Why did police in Florida buy aggressor’s self-defense claim?

After the Feb. 26 shooting of a 17-year-old Miami youth in Sanford, Fla., authorities were assiduous in testing for drugs and alcohol ... in the body of the dead boy. The 28-year-old shooter, meanwhile, went home without having to undergo any tests and still packing the 9mm semiautomatic handgun he used to shoot Trayvon Martin to death.

Police, it appears, showed more deference to George Zimmerman, a self-described neighborhood watch captain, than they would have given to one of their own in an officer-involved shooting.

Is it any wonder that the circumstances surrounding the Sanford Police Department’s multiple failures in investigating the shooting sparked outrage in the local community and a growing sense of disbelief in the rest of the nation?

Trayvon Martin was a high school student staying with his father’s fiancee in a gated community who walked to a nearby convenience store for snacks.

George Zimmerman was a 28-year-old man with a spotty employment record and a criminal record based on his assault of police officers during an under-age liquor investigation several years ago. A picture is emerging of Zimmerman as a wannabe-police officer who was educationally and psychologically ill-equipped for the job. Yet he managed to get a concealed-carry license and, so armed, assigned himself to neighborhood patrol duty.

Zimmerman spotted Trayvon walking in the rain with his hoodie pulled over his head — as one might expect in the rain — and decided he was suspicious. He reported his suspicions in a 911 call, and if, at that point, he had let the police do their job, as a neighborhood watch person is supposed to do, Trayvon would have been home with his snacks by 7 p.m. and back in school today.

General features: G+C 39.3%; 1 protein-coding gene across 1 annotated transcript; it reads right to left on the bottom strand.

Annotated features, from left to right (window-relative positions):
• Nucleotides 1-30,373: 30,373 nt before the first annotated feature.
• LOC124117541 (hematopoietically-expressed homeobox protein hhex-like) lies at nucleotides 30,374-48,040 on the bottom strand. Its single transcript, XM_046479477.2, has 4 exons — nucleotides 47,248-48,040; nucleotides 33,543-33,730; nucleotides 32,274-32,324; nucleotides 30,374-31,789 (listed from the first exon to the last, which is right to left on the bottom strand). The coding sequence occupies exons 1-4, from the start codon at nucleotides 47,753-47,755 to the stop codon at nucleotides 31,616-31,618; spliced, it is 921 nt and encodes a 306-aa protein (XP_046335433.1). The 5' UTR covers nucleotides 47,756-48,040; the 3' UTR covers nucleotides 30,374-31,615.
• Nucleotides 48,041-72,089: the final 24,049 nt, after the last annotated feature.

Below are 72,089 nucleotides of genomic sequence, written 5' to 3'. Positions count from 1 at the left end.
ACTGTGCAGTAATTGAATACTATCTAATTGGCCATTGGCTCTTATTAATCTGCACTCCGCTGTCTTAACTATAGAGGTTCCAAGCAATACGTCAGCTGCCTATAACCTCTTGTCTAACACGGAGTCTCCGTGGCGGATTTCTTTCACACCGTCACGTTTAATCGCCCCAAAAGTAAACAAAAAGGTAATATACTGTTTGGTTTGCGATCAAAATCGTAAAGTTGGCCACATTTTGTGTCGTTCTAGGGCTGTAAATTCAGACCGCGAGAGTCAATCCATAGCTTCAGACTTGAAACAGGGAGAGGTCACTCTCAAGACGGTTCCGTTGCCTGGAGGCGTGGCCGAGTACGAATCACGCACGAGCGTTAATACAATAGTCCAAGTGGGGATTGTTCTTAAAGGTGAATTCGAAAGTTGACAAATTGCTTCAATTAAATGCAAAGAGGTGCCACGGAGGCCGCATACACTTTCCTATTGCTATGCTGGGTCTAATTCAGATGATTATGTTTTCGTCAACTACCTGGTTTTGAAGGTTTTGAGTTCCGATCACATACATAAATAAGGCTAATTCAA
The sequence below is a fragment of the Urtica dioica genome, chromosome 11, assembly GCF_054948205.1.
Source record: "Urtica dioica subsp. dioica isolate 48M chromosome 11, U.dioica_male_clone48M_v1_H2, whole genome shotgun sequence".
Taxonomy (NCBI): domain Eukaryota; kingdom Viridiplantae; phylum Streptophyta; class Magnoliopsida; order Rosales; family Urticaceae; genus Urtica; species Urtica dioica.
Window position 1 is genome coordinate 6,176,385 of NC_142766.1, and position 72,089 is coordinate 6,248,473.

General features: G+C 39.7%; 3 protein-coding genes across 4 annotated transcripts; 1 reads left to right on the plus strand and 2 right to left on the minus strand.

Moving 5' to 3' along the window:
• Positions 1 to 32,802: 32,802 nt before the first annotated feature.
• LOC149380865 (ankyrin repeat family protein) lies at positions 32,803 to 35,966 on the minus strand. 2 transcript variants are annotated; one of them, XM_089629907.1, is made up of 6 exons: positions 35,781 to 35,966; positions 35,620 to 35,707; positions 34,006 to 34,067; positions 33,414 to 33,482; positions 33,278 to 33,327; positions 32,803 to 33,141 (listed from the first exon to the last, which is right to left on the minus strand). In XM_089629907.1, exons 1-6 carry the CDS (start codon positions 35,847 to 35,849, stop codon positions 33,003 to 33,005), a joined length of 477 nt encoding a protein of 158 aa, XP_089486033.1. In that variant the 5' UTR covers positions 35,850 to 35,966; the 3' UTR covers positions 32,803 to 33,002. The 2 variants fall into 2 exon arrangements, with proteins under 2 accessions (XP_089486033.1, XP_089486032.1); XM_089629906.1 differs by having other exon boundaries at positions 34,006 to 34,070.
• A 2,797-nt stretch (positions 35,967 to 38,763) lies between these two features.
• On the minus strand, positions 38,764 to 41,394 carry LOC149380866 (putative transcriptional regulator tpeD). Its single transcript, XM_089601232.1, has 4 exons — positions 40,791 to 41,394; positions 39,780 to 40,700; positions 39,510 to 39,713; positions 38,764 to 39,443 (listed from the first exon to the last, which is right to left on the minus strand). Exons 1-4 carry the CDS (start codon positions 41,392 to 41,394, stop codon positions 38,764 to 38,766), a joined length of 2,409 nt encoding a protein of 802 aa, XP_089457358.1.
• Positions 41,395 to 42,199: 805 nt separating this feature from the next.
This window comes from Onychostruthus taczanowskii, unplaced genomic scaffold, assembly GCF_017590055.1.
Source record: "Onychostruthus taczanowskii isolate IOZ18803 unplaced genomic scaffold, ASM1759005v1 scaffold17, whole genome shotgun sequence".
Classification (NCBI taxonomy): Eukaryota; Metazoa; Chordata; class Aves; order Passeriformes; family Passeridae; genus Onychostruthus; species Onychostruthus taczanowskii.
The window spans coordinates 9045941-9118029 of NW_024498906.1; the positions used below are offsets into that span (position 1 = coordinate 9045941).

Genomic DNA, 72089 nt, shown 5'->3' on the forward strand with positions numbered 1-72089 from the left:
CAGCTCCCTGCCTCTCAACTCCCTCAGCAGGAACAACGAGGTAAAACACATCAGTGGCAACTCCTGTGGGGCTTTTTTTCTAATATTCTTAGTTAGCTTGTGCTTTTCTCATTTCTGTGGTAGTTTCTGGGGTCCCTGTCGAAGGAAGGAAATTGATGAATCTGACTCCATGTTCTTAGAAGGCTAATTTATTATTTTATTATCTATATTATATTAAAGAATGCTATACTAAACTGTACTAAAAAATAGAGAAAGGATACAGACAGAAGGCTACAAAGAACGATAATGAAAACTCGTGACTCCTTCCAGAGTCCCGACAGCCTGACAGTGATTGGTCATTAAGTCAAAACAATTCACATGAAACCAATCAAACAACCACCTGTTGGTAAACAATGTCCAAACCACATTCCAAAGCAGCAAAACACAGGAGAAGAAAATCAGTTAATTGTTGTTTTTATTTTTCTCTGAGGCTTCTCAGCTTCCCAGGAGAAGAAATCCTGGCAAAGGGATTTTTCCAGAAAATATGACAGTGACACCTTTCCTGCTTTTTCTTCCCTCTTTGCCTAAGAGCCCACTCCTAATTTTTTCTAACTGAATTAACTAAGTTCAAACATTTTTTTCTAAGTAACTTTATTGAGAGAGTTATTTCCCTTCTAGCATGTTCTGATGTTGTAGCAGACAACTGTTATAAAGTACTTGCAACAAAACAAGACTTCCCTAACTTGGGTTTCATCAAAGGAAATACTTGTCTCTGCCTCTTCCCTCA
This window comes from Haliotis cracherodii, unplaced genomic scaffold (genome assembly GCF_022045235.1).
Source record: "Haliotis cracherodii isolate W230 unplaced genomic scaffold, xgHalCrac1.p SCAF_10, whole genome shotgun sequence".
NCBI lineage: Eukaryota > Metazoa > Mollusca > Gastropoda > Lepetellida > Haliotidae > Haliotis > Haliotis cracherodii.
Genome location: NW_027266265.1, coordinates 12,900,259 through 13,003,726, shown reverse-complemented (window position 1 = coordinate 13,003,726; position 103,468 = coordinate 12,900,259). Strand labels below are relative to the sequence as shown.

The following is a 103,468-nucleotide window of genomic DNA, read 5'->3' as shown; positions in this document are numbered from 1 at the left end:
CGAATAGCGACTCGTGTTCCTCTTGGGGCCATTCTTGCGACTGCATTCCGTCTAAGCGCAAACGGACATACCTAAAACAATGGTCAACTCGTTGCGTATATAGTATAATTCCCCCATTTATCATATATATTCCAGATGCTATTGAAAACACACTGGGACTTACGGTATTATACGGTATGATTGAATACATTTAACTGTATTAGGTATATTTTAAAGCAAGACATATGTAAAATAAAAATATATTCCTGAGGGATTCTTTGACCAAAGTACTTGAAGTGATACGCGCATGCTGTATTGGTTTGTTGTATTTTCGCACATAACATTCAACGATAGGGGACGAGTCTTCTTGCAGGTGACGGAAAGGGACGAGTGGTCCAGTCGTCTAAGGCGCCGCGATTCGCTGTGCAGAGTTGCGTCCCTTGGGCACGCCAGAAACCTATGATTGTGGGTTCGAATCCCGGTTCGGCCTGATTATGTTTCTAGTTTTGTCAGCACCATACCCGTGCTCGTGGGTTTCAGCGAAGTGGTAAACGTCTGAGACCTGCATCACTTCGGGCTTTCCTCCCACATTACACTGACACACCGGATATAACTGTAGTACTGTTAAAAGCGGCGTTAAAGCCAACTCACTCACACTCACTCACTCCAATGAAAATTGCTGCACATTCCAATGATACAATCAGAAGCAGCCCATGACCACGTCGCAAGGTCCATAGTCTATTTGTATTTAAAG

Deadly confrontation

Instead, Zimmerman got out of his vehicle and chased the “suspect,” disregarding an order from the 911 dispatcher that he not pursue the boy and wait for police. And, at some point, he and Martin scuffled, and Zimmerman pulled his pistol and shot the boy.

By the time Sanford police arrived, Martin was dead and Zimmerman was claiming he acted in self defense. And that was good enough for police, who seem to have given the broadest possible reading to Florida’s “Stand Your Ground Law,” which encourages victims to meet force with force. But Martin was the victim. He had done nothing wrong, yet his appearance — young, black, wearing a hoodie and walking in the rain — had aroused Zimmerman’s suspicions. And Zimmerman, totally untrained for the task he assigned himself, decided to play police officer. And the real police officers decided to give the killer a pass — without even running a background check on him.

A growing awareness

Monday it will be one month since Trayvon Martin was gunned down. And only now this story has gained national attention. Nearly a million people have signed a petition calling for Zimmerman to be arrested and charged. Chilling tapes of 911 calls have been released on which the sounds of Martin’s last seconds on earth can be heard in the background. Zimmerman’s chief apologist, Sanford Police Chief Bill Lee Jr. has stepped aside, at least temporarily, saying he had become a focal point of citizen anger.

And somewhere — who knows where — George Zimmerman remains free, having never been charged, never tested, never seriously challenged in his unsubstantiated claim of self defense.

Only Lady Justice remains more invisible than Zimmerman.

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